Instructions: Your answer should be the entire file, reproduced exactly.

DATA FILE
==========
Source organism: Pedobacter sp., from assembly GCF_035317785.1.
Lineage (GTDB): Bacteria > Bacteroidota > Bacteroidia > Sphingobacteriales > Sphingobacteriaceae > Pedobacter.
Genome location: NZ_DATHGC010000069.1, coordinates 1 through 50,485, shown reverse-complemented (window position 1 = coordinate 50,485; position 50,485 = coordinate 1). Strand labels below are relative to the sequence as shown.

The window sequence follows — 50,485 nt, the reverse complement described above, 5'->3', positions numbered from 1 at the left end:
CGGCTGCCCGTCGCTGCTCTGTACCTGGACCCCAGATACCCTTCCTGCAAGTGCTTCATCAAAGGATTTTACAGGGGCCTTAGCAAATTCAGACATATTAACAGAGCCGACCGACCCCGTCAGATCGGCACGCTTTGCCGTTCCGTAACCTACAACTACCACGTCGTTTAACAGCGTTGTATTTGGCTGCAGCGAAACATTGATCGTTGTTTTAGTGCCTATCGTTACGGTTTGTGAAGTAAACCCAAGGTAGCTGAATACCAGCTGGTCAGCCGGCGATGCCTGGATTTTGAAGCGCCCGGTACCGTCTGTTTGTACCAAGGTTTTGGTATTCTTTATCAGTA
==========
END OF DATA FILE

Source organism: Pedobacter sp., from assembly GCF_035317785.1.
Lineage (GTDB): Bacteria > Bacteroidota > Bacteroidia > Sphingobacteriales > Sphingobacteriaceae > Pedobacter.
Genome location: NZ_DATHGC010000069.1, coordinates 1 through 50,485, shown reverse-complemented (window position 1 = coordinate 50,485; position 50,485 = coordinate 1). Strand labels below are relative to the sequence as shown.

The window sequence follows — 50,485 nt, the reverse complement described above, 5'->3', positions numbered from 1 at the left end:
CGGCTGCCCGTCGCTGCTCTGTACCTGGACCCCAGATACCCTTCCTGCAAGTGCTTCATCAAAGGATTTTACAGGGGCCTTAGCAAATTCAGACATATTAACAGAGCCGACCGACCCCGTCAGATCGGCACGCTTTGCCGTTCCGTAACCTACAACTACCACGTCGTTTAACAGCGTTGTATTTGGCTGCAGCGAAACATTGATCGTTGTTTTAGTGCCTATCGTTACGGTTTGTGAAGTAAACCCAAGGTAGCTGAATACCAGCTGGTCAGCCGGCGATGCCTGGATTTTGAAGCGCCCGGTACCGTCTGTTTGTACCAAGGTTTTGGTATTCTTTATCAGTA